by Sophie Barnes
Live Below the Line is a new charity initiative that challenges you to live on less than £1 a day for five days to help raise money and awareness for the 1.2 billion people who live like this everyday. Having started in Australia in 2009, the project now runs in six countries and has raised a phenomenal £7 million over four years.
The concept is a simple one and at a first glance appears an effective way of engaging in a problem that usually makes us feel helpless. But it is hard not to criticise when celebrities such as Gwyneth Paltrow join the challenge and believe they are ‘walking in the shoes of those in extreme poverty’ when they tweet an avocado, some kale, squash and a couple of limes as their food allowance for the week.
“It makes you realise that not only can you not even recreate extreme poverty in your daily life, but even when you attempt to come close, you still cannot even begin to conceive what it really must be like.”
Does the challenge give us a false sense of what it is like to experience extreme poverty? Well yes, definitely. Even though most of us are unlikely to follow Paltrow’s diet plan when it comes to the challenge, we aren’t much closer to what it is really like to struggle in extreme poverty. We still pay rent for the roofs over our heads, gas for the food we cook, the tap-accessible water which we drink, and the tutors that teach us our degrees. And most obviously, it is voluntary and only lasts five days.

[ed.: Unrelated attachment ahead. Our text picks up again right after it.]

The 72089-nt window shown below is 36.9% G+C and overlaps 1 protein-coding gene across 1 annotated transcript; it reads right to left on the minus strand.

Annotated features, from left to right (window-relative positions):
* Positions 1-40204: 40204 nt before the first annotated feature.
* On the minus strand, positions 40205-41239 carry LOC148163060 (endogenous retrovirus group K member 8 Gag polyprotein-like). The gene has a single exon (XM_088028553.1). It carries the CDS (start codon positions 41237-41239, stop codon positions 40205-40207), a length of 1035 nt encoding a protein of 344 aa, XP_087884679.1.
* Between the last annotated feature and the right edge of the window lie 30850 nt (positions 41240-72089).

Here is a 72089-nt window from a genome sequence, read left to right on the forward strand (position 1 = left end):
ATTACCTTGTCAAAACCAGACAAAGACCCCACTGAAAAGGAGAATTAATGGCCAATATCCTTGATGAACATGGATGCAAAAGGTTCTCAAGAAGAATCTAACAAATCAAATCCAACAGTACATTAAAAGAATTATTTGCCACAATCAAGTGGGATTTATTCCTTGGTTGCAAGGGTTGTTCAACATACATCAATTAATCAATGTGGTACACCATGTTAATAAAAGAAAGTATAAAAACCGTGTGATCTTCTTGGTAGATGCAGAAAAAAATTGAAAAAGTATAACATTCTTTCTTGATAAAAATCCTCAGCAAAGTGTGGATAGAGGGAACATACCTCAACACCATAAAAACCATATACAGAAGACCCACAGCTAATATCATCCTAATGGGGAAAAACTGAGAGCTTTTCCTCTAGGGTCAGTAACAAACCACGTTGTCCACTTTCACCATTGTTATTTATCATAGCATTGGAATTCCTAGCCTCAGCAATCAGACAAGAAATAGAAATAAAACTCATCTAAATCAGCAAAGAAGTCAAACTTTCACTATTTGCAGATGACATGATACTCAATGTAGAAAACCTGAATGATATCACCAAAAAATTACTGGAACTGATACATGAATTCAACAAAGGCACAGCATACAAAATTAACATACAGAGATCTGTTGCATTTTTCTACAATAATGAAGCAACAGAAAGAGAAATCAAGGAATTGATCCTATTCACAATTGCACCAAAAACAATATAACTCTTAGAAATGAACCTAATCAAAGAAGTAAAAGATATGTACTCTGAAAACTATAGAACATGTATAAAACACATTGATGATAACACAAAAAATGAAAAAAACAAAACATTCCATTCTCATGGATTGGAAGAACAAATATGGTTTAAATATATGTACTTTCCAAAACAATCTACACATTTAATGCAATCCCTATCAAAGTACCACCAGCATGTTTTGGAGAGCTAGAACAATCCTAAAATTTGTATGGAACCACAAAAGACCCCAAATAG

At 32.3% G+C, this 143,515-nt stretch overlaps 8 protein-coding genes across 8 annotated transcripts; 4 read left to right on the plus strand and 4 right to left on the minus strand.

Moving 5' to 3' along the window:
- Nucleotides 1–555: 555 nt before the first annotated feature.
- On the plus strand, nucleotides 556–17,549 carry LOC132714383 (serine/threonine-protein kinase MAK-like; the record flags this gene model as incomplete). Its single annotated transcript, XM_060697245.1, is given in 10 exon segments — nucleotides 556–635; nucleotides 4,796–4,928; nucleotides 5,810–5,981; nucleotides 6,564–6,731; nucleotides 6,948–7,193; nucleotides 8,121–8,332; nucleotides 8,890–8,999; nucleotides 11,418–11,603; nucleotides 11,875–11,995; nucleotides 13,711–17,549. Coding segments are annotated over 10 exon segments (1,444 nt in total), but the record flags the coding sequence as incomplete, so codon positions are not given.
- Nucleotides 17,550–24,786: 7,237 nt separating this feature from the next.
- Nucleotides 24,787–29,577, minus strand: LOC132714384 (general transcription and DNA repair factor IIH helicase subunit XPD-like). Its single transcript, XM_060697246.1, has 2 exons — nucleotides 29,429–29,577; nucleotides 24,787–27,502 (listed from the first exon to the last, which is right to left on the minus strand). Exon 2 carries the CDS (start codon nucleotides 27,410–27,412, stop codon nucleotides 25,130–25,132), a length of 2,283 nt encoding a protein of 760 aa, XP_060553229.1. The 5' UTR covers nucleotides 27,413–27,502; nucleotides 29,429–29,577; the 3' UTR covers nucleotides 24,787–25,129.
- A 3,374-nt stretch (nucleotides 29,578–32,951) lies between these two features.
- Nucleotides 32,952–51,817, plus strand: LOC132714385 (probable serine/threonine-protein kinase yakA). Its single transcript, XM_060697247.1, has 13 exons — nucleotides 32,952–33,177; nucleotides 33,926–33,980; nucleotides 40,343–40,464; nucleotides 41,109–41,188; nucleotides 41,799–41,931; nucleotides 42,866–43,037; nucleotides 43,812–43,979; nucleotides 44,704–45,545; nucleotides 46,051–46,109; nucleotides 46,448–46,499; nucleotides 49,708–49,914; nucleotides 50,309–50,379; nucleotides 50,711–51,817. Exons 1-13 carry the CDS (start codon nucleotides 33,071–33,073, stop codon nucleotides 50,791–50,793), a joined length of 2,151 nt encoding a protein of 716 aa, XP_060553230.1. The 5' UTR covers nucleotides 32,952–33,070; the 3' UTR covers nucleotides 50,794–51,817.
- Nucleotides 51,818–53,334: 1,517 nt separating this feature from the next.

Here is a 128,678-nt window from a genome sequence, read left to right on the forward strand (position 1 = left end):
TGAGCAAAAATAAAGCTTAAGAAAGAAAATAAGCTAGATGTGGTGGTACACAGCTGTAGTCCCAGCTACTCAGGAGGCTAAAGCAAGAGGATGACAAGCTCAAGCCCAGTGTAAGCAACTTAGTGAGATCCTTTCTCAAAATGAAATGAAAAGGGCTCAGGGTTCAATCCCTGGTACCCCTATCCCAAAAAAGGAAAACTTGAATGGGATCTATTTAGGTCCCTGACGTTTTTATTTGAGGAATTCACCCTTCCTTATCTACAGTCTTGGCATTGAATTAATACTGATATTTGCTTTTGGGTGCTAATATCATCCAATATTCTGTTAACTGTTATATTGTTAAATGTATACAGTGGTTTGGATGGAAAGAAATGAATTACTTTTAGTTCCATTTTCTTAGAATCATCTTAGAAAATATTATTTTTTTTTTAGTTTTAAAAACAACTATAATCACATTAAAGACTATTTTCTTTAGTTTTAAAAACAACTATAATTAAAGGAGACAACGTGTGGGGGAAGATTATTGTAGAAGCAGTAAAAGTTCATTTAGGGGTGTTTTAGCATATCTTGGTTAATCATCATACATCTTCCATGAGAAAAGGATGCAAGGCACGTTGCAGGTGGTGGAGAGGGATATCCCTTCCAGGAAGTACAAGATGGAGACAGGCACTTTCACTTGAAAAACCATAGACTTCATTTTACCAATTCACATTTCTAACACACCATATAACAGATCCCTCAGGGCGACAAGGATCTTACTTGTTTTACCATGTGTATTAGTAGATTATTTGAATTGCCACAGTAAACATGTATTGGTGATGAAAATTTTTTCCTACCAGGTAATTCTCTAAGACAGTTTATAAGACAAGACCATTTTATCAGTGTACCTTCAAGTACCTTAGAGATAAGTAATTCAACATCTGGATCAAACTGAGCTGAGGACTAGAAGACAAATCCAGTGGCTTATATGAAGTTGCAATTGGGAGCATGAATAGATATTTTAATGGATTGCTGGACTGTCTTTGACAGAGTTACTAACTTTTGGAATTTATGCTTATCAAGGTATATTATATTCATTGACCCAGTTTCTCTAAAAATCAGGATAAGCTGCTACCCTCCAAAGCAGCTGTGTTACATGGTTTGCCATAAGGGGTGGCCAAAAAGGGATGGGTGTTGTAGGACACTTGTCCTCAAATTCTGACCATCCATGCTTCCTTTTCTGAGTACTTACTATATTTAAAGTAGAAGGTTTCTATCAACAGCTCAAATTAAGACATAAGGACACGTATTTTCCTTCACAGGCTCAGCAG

Is this a reason to not take part? Definitely not. If you aren’t going to take the challenge because you don’t think it is a true representation of extreme poverty then you are missing the point. The challenge is far more challenging than you might at first expect. It makes you realise that not only can you not even recreate extreme poverty in your daily life, but even when you attempt to come close, you still cannot even begin to conceive what it really must be like. This realisation is likely to have a powerful impact on how you think about issues such as global poverty, and will therefore be a far more worthwhile challenge than another sponsored event such as a charity run.
“It is far too easy to live an extravagant lifestyle that doesn’t consider the wider implications of our actions.”
Furthermore, although it does only last five days, the challenge is designed to encourage you to think more carefully about how you spend money on food in the long term. In an environment where three-course meals are £5, free glasses of wine are not uncommon, and we throw away food with ease into a bin that we don’t even have to empty, it is far too easy to live an extravagant lifestyle that doesn’t consider the wider implications of our actions. Living Below the Line will hopefully teach you to treat the food you do have with more care and thankfulness, and realise that you can spend less on food and give more to charity than you previously assumed.
If you are still sceptical, there is only one way to decide if it can really change your attitudes and behaviour. Join Oriel on 2nd May to Live Below the Line (or at least donate to the team!). After all, the worse that can happen is that you raise some money for charity.
More information can be found online here: https://www.facebook.com/events/682683481854731/ or here: https://www.livebelowtheline.com/team/oriel-college-oxford